Apparently, the CNET muckety mucks are having this behind the scenes conversation with ComScore about metrics, but here's the problem: ComScore's stats are bunk. And Nielsen Netratings statistics are a little less bunk than ComScore's. But both rely on panels--two seemingly different ones--to come up with rankings. Your traffic statistics depend on how the panel is constructed and the composition. Is the work sample dominated by financial firms? How about technology companies (that would suit ZDNet for sure)? Retailers? Companies that allow monitoring on their networks? It's a big black box to me that results in a margin of error the size of the Grand Canyon. Who are these panel people?

Bridging the server vs. panel gap There are efforts to bridge the gap between server-based and panel-based measurements, but it is early. The Interactive Advertising Bureau plans to address the server vs. panel gap and all of the discrepancies involved. Meanwhile, ComScore and Nielsen Netratings agreed to have their methodologies audited by the Media Ratings Council. Apparently, I'm not the only one wondering about this stuff.

So we have a conundrum where panel-based Web ratings are flawed, but server data also has issues. Each company has its own server logs and filtering metrics that tell a different story. The solution to me: Let's move bridge the server and panel gaps--or at least reconcile them--pronto.

The big picture is this: For an industry that rambles on about measuring ROI and traffic no one on the Web seems to trust the numbers. So why pay for ComScore and Nielsen? Why not check use the ever-flaky Alexa? All are flawed, but I'd rather have free and flawed than pricey subscription and flawed.

Makes you go hmm. A perusing of the risk factors in ComScore's SEC filings reveals the following:

The market for digital marketing intelligence products is at a relatively early stage of development, and it is uncertain whether these products will achieve high levels of demand and increased market acceptance. Our success will depend to a substantial extent on the willingness of companies to increase their use of such products.

The factors that go into market acceptance include reliability, concern about security and privacy and customers that may develop internal digital marketing capabilities. And then there's the idea of a panel to yield reliable metrics.

We believe that the quality, size and scope of our Internet user panel are critical to our business. There can be no assurance, however, that we will be able to maintain a panel of sufficient size and scope to provide the quality of marketing intelligence that our customers demand from our products. If we fail to maintain a panel of sufficient size and scope, customers might decline to purchase our products or renew their subscriptions, our reputation could be damaged and our business could be materially and adversely affected. We expect that our panel costs may increase and may comprise a greater portion of our cost of revenues in the future. The costs associated with maintaining and improving the quality, size and scope of our panel are dependent on many factors, many of which are beyond our control, including the participation rate of potential panel members, the turnover among existing panel members and requirements for active participation of panel members, such as completing survey questionnaires. Concerns over the potential unauthorized disclosure of personal information or the classification of our software as “spyware” or “adware” may cause existing panel members to uninstall our software or may discourage potential panel members from installing our software. To the extent we experience greater turnover, or churn, in our panel than we have historically experienced, these costs would increase more rapidly.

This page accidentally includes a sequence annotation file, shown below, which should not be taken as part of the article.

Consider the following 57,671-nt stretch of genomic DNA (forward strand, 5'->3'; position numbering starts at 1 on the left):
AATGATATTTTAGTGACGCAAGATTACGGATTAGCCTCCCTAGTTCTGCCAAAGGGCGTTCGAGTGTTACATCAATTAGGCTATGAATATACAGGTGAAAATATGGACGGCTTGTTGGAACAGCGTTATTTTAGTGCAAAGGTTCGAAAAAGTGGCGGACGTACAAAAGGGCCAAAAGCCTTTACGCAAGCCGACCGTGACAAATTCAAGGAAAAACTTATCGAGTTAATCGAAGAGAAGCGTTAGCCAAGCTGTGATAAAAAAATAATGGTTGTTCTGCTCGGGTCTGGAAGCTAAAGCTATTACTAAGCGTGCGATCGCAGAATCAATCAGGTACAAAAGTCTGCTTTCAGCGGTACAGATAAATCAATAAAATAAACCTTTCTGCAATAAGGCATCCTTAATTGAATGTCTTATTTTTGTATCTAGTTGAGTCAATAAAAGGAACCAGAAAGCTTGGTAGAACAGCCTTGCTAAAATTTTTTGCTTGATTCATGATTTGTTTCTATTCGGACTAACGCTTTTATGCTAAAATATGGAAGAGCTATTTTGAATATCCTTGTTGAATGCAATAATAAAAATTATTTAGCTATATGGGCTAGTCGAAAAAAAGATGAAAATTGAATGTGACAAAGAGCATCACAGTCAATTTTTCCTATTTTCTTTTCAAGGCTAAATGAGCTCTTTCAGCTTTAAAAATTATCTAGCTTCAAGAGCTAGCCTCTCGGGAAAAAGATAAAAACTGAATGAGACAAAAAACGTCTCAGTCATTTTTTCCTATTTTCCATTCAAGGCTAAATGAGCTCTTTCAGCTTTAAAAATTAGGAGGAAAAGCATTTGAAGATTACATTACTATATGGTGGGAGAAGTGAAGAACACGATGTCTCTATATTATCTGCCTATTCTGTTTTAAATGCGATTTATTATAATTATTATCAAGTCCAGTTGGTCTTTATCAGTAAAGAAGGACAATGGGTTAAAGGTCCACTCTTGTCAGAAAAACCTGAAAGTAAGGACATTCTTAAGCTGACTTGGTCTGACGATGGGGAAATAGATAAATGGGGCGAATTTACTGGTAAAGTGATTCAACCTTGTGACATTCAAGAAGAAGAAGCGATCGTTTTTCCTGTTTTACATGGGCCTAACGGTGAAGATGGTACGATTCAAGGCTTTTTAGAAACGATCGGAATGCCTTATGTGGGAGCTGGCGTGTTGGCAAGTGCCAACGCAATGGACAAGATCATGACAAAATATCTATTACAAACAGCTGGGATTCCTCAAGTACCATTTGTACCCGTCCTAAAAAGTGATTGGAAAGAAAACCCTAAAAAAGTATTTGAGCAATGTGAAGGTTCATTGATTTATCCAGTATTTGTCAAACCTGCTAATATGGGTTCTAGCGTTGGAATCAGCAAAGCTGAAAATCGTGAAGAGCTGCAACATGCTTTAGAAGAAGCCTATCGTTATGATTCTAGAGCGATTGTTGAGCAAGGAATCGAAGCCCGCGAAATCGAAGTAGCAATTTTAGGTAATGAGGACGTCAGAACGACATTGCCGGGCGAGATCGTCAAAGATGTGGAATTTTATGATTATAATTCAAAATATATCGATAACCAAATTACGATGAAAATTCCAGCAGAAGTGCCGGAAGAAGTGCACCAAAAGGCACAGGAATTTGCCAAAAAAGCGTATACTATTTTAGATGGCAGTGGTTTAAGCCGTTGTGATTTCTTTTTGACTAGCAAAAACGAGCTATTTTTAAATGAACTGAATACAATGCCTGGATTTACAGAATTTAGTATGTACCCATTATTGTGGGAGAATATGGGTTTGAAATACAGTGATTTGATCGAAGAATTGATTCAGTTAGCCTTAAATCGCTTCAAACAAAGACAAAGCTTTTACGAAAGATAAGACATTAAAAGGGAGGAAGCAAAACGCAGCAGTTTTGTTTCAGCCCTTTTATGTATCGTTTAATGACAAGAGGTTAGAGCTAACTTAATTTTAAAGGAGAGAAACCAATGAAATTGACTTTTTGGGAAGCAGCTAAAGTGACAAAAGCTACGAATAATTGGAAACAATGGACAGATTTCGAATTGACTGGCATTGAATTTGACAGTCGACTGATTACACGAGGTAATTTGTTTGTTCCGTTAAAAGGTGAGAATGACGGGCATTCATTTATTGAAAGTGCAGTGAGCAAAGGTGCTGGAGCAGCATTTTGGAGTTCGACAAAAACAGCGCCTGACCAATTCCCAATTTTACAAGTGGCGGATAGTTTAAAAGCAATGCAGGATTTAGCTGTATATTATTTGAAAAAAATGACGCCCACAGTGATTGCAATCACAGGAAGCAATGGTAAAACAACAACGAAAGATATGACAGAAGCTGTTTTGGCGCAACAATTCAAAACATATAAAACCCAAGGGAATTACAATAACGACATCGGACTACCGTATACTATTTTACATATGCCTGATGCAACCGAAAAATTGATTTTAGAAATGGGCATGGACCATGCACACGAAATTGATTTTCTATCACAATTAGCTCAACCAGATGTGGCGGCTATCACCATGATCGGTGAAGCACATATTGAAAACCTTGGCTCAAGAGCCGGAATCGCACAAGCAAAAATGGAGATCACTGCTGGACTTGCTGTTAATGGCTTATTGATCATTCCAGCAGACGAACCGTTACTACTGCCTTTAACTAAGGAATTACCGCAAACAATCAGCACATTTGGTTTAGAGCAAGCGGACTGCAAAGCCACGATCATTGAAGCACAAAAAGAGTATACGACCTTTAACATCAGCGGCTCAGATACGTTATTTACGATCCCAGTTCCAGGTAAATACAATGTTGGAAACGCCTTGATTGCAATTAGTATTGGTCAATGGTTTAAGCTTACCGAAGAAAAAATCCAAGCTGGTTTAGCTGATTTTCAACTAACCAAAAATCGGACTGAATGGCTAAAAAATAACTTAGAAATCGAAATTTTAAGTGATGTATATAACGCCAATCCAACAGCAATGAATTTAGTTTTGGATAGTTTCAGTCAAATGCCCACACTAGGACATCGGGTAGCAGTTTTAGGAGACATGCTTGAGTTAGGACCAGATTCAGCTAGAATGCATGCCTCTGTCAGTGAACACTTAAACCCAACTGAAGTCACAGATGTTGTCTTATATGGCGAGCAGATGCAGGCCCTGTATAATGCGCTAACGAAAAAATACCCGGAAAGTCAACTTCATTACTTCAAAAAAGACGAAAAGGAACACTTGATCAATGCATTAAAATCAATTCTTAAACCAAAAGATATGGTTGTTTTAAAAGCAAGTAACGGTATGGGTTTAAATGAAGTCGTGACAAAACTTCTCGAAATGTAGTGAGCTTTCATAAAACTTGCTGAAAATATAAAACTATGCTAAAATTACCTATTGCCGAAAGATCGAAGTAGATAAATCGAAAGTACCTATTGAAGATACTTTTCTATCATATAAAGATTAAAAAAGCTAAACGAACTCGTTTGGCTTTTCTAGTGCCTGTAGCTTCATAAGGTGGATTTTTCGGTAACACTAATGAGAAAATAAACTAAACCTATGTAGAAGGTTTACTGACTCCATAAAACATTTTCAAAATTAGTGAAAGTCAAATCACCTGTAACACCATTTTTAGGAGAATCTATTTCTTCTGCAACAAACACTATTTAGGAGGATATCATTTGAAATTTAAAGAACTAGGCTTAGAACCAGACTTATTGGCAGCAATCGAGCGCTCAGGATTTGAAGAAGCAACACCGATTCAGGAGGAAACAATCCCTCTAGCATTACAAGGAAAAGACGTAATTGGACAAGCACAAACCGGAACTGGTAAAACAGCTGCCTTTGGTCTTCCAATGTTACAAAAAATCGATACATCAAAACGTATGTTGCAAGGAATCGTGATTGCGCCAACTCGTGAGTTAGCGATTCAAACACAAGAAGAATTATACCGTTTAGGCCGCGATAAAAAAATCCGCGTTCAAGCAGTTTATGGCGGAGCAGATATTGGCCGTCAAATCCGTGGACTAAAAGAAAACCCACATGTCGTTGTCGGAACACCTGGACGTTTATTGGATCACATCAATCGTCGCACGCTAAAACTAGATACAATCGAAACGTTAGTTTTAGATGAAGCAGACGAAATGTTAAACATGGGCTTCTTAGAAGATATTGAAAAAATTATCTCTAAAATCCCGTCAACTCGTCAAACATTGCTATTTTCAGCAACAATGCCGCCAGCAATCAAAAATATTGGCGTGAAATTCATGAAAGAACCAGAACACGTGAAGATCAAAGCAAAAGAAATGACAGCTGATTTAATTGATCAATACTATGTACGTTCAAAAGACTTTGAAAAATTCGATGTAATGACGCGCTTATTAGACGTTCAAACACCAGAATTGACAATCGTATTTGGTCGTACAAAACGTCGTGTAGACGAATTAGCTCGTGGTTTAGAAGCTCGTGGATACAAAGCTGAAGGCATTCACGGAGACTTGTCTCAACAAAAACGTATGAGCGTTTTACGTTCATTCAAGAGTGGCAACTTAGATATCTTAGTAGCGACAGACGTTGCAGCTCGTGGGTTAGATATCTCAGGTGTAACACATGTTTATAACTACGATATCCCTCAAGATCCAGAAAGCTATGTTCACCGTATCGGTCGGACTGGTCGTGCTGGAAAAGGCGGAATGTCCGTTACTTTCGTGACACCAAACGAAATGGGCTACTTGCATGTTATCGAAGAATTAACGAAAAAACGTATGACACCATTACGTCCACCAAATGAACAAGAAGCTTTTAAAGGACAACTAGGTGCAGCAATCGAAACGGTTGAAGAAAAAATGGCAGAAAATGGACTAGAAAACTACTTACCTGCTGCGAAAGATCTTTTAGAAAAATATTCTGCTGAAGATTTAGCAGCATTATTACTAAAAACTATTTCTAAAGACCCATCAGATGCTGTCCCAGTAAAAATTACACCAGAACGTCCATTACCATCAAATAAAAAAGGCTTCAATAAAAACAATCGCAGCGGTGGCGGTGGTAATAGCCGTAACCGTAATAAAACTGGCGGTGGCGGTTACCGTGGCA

Perhaps ComScore's SEC statements are just boilerplate fodder, but the discrepancy between what I see internally and published stats are night and day. And those metrics are too night and day to not call BS on some level.

So what do we do about this little traffic discrepancy until audits are conducted? I really don't know. But I do know this: For ComScore to get everything in sync with reality (or at least their customers' versions of it) it would have to do the equivalent of a traffic stat restatement. And that's not going to happen because its business model depends on whether people believe its metrics. For the stock market oriented folks, it's the equivalent of Moody's saying "ok fellas, we realize our ratings were BS. But now we're starting anew. We're for real this time." We all know Moody's was smoking crack--just like Wall Street analysts in 1999 were--and is now just getting around to downgrading a bunch of subprime mortgage slime, but we play along anyway.

In other words, it'll be a cold day in hell before we see traffic ranking restatements. But we all play along--for now.